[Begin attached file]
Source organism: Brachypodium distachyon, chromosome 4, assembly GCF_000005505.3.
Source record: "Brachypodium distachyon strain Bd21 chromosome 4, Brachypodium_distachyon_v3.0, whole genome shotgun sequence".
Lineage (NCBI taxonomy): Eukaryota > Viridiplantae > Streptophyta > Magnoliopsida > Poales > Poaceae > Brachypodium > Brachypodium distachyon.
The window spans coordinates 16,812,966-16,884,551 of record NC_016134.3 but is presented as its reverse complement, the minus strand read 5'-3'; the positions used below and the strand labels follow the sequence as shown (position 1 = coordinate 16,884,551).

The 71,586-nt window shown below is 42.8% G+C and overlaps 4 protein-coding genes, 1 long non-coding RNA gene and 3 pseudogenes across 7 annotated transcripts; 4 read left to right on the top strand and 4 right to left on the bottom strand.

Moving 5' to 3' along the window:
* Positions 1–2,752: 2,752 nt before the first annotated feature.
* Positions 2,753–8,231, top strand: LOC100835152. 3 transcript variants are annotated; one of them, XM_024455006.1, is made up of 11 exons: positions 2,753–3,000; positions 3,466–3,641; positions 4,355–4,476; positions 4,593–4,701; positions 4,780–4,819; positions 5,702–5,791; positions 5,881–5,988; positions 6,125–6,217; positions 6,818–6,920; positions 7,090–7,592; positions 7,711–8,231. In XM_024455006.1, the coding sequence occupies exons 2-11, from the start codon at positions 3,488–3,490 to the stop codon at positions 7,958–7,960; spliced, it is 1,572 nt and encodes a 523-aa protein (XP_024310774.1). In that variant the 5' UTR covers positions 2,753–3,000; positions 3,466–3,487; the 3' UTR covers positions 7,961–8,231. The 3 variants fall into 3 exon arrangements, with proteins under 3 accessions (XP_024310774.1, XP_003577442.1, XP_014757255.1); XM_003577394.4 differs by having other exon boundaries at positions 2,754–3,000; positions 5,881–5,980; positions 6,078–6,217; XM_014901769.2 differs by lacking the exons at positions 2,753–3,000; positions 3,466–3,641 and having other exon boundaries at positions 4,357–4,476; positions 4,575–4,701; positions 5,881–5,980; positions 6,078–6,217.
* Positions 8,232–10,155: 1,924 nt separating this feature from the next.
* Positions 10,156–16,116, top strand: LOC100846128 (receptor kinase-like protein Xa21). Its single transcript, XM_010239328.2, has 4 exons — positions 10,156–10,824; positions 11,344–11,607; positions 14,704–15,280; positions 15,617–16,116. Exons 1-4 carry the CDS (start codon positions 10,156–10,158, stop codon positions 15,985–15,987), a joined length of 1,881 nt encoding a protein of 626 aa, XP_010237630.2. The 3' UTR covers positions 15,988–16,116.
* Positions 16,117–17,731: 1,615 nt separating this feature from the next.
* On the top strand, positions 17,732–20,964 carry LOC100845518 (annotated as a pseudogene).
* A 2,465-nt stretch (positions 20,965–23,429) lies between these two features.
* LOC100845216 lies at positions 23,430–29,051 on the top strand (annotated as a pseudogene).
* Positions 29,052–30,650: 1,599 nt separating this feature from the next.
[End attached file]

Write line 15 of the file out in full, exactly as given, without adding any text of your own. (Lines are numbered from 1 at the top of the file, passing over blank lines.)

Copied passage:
* Positions 29,052–30,650: 1,599 nt separating this feature from the next.